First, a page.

Built in 1833, 701 N. Third St. was built to be strong enough to last throughout the generations, and it has remained sturdy and beautiful, just as it was the day the first hand-made bricks were laid. This house has shared the rich history of St.Charles, Missouri, made stronger and more vibrant by the prominent families who built and maintained the original property over the years. With just one look, the home is immediately captivating, but the original woodwork and impressive double parlor space are only half as beautiful as they become when you know the home’s entire history.
Captain John Orrick, the builder of the home, was born in Virginia on January 5, 1805. After moving from Maryland in 1833, Orrick migrated to Missouri, where he started a mercantile business and built the bones of the incredible home we see on N. Third St. today. He was a graduate of St. Charles College, and greatly contributed to the community, not only with his business and the building of his home, but as a Justice of the Peace and as a representative of the Whig party in the Lower House of the State Legislature— but that’s not all. Captain John Orrick was also elected Sheriff of the county in 1840, took the United State Census in 1851, and became one of the directors of the North Missouri Railroad after it was built.
After Orrick, the home was owned by Welcome A. Robbins, the son Major Moses Robbins, who famously fought in the Revolutionary war. Continuing in the line of prominent owners, Dr. James Robert Mudd, an important medical professional in St. Charles, purchased the home and turned it into the perfect place to raise his large family and continue his growing medical practice.
The Mudds emigrated from England to Maryland with Lord Baltimore. Later, members of the family moved to Kentucky, where J.R. Mudd was born in August of 1844. It was in 1849 when his family moved to Missouri, where he later graduated from St. Louis Medical
College in 1872. Dr. J.R. Mudd started his practice in Boschertown, where he married Mary Caroline Boschert.
Mrs. Mudd died in December of 1897 after battling with pneumonia for just a few days. Before her death, she gave birth to ten children, eight of which lived to maturity. Dr. Mudd raised each of his children with the help of his sister-in-law Odelia Boschert. In order to create a comfortable life for himself and for his family, Dr. Mudd expanded the N. Third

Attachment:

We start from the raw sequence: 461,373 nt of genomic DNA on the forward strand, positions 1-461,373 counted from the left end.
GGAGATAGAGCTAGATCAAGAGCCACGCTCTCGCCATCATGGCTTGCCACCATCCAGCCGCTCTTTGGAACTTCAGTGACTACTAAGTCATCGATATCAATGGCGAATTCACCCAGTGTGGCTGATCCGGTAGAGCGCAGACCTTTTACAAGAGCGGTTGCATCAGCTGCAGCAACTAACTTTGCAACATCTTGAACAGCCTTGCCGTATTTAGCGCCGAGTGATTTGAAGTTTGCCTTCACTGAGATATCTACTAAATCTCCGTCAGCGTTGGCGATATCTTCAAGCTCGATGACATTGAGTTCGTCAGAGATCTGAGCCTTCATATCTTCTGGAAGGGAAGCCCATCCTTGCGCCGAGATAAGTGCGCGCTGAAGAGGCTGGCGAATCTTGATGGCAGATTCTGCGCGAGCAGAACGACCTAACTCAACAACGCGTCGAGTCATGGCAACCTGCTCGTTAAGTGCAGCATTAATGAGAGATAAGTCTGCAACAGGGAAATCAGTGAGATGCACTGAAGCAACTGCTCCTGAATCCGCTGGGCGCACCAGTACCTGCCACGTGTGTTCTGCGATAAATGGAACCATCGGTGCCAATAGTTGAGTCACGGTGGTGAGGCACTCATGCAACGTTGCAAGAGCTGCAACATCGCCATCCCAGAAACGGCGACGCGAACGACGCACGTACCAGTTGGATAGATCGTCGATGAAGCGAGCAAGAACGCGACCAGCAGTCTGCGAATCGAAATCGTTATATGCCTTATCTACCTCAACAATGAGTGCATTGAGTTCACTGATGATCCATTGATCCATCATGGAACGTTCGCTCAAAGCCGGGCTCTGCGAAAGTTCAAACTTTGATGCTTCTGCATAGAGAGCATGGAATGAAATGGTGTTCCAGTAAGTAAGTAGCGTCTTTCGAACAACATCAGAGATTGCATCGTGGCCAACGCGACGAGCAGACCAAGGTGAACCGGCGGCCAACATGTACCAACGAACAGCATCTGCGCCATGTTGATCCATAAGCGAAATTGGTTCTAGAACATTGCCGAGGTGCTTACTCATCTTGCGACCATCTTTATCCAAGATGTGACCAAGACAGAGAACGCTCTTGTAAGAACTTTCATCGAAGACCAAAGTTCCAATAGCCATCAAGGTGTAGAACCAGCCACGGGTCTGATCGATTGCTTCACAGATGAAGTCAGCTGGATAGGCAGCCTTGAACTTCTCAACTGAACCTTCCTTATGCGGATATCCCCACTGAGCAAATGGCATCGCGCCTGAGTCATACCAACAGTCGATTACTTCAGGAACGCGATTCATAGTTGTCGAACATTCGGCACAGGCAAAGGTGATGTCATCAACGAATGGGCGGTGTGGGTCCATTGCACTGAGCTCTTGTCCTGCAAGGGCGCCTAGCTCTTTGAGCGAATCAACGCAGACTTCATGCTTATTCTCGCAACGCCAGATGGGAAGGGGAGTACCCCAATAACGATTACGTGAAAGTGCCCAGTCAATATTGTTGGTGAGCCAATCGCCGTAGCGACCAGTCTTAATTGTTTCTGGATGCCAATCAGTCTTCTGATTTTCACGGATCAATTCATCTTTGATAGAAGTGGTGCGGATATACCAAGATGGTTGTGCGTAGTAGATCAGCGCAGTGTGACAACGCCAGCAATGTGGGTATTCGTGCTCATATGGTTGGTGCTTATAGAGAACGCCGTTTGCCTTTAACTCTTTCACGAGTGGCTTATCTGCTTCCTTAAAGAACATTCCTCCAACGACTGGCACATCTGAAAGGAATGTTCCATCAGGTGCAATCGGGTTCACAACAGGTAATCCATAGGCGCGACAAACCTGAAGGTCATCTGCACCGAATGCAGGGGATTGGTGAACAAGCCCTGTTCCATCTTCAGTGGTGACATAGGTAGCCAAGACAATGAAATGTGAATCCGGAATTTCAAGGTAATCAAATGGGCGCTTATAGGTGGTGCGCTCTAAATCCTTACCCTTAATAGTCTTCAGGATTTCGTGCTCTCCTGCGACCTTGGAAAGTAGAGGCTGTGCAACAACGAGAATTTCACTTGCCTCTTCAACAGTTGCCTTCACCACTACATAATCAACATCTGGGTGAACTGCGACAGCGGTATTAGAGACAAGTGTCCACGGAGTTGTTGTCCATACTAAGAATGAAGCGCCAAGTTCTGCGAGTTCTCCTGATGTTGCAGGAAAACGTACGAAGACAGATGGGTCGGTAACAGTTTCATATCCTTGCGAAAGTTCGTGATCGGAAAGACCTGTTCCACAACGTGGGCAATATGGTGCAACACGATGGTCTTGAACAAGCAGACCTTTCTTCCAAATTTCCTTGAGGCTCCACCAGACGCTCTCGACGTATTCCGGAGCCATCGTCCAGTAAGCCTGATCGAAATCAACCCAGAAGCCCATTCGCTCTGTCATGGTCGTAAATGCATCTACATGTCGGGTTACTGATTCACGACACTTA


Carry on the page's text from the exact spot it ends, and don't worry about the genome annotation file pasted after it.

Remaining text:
home, creating the floor plan we see today. The north side of the house, which includes the dining room and kitchen, we’re built by Dr. Mudd to accommodate the seventeen people who sat down to eat at his table every evening. The dining room is spacious, showcasing the original Federal-style home. Two china cabinets, used today as pantries, decorate the wall separating the dining room and the parlor, which we’re created in the space from the original windows in the back of the home. An office sits off to the side of the room, separated by a beautiful set of French doors.
The kitchen sits behind a swinging door, separating the space from the dining room, and is completely updated with granite counter tops and gorgeous dark cabinetry. The kitchen opens up to an incredible covered sitting area, complete with a ceiling fan and access to the upstairs deck and a walkway leading to the detached two-car garage. Dr. Mudd ran his
medical practice from inside his home, which prompted him to also add two bedrooms on the second floor over the dining room.
While living in the home, Dr. Mudd became the St. Charles County Coroner. Later, he also became the Superintendent of the St. Charles County Asylum for the Poor. His contribution to the well-being of St. Charles residents at the time was substantial. One of the home’s most impressive features is the front door, where the Mudd family name is still etched into the glass, leaving a lasting memorial of his life and legacy.
The home seamlessly combines its original French Town style with quaint, modern features. Throughout the house, there is the original crown molding, wood floors, six-inch base trim, and beautiful Federal-style casements around the doors. Upstairs, the master suite is unlike most in the area today. Dr. Mudd built the suite to include an attached sitting room, bathroom, laundry room, and large dressing room. The master is large with a lot of natural light and access to the upstairs deck, complete with a gorgeous view of the historic area.
Upstairs at the front of the home sits a large bedroom and access to the home’s beautiful front balcony. The third floor has two incredible rooms with impeccable wood flooring, exposed brick, and another incomparable view of historic St. Charles. Modern amenities like a sprinkler system and surround sound in the backyard area make this home perfect for entertaining guests on a beautiful spring day among the lush, tasteful landscaping that surrounds residence. The home sits on a peaceful, quite street, and is a quick walk away from Main Street. With access to shops, restaurants, and bars, residents of Historic St. Charles are never far from a good time.
Embodying everything St. Charles has to offer from a rich history to friendly residents and beautiful historic structures, the home serves as a reminder of the long and prosperous history of St. Charles County. With over 180 years of care and restoration, the house at 701 N. Third St. stands tall and strong, built to tell its story to the residents and visitors of St. Charles, Missouri, for years to come. Rick Ellis had the home under contract after the very first showing, and the Tracy Ellis Team was honored to have the opportunity to list it, even for such a short time! For more listings from the Tracy Ellis team, contact Tracy Ellis or visit her website at www.TracyEllis.com.